It probably is, as journalist Matt Yglesias recently did written downthat partisanship plays a role: university graduates are becoming increasingly politically liberal, which does not go unnoticed. Trump realized that he could personally benefit by turning his supporters against those who, because of their familiarity with process and research, tried to steer him towards reality. His feud with Anthony S. Fauci was driven by Trump’s desire to get people to act like the pandemic was over, but centered on the idea that he knew as much about the coronavirus as government experts who do been doing it for decades.

“Maybe I have a natural ability” to understand science, Trump said said at the CDC in early March 2020. Maybe we all do! After all, we have Google.

The confidence aspect of all of this wanders into some fuzzy territory, like hypermasculinity. Our ancestors built log cabins and hunted mountain lions and survived the flu and didn’t need a white-coated nerd to teach them how to live. You figured things out. It’s kind of natural, of course, that the opposite of “intellectual” would be “physical,” but it’s odd to see how that manifests itself very literally in a lot of it.

The internet is compounding the problem in another obvious way: there is no way to counterbalance the occasions when Trump or Rogan dish false information. For one thing, the size of the audience generally surpasses the critics. But more importantly, those who are listening are not listening to consider a point of view that they then compare to other sources. They listen because they are fans. Because they trust the information sources in the first place. Ironically, this is an appeal to expertise in a different way: Trump, Rogan, and others earned trust through an entirely different set of credentials, including mechanics like choral preaching and ego-stroking. This is how trust is placed in them.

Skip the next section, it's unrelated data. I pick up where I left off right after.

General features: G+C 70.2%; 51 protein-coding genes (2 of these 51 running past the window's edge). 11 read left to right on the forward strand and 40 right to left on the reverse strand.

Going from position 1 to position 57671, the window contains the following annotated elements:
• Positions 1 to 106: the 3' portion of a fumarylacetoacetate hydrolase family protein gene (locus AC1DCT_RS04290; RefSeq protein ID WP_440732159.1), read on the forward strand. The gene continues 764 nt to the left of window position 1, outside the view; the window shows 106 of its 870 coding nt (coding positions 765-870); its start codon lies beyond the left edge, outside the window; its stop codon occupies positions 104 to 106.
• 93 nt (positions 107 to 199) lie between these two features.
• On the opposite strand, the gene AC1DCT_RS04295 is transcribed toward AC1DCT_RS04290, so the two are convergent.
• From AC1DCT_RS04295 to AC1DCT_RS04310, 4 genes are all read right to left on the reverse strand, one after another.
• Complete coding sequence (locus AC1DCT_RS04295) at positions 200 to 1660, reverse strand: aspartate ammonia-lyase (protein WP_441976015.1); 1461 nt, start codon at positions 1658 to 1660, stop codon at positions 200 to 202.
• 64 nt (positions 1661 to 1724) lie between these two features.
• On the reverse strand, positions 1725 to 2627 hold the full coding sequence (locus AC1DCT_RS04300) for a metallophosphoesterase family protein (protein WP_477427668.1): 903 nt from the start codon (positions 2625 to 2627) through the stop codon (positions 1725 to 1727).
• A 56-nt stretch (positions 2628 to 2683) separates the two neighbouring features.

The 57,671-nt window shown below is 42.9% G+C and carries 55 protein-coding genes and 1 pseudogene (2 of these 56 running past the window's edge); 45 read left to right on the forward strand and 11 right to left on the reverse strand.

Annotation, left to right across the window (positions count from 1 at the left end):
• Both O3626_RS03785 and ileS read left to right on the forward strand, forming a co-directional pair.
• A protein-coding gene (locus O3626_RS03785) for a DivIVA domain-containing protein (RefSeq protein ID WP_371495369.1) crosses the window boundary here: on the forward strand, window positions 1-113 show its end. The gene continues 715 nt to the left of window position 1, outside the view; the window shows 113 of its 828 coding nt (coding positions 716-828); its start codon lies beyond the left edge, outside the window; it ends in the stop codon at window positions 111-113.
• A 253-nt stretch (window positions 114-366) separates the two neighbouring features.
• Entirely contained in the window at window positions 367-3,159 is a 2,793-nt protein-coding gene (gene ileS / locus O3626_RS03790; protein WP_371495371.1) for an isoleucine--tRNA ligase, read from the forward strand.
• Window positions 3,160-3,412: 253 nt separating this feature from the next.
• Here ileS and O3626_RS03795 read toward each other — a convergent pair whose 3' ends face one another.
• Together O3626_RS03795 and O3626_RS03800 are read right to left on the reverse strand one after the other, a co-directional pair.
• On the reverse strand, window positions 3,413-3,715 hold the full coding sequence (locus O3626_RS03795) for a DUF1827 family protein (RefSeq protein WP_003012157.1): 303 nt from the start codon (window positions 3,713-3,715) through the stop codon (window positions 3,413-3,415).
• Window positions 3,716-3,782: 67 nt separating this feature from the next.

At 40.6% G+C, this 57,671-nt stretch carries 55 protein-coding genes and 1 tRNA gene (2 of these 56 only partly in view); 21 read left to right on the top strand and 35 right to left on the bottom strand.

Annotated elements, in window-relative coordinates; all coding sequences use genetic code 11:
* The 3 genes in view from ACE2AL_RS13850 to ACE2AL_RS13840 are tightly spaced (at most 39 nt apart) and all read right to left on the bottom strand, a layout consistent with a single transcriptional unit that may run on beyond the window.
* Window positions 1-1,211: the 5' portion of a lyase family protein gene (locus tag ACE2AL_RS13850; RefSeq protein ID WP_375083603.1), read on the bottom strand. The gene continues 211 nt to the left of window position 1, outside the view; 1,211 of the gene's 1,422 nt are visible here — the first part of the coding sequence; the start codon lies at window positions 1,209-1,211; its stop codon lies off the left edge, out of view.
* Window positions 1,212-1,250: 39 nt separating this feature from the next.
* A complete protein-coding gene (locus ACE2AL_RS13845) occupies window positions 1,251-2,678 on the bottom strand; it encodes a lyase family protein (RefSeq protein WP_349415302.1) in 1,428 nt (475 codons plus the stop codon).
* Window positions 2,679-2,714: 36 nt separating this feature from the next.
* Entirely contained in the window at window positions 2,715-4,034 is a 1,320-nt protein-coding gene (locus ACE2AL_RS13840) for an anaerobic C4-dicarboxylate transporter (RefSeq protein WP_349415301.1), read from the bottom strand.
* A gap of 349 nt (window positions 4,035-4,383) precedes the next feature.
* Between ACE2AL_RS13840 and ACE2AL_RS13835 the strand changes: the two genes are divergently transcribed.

Two decades ago, a researcher couple named David Dunning and Justin Kruger described a psychological effect where people who don’t know much about a subject cannot necessarily know how little they know about it. They described a pattern where people learning about a new topic quickly become confident in their familiarity with it before realizing that the topic is far broader than they originally understood. So as they learn more, their confidence dwindles – because they now know how little they know.

Dunning and Kruger’s original formulation overlapped with a young Internet, one without blogs and without social media. It would be hard to predict how easy it would be for people to learn just enough about a subject to reach that first pinnacle of ill-informed confidence — and then just stand there and take in the view. Standing there with thousands of other people, all congratulating each other on their expertise. Having one person climb dozens of peaks on different themes at once. Just standing there, confident.

And they got there all by themselves.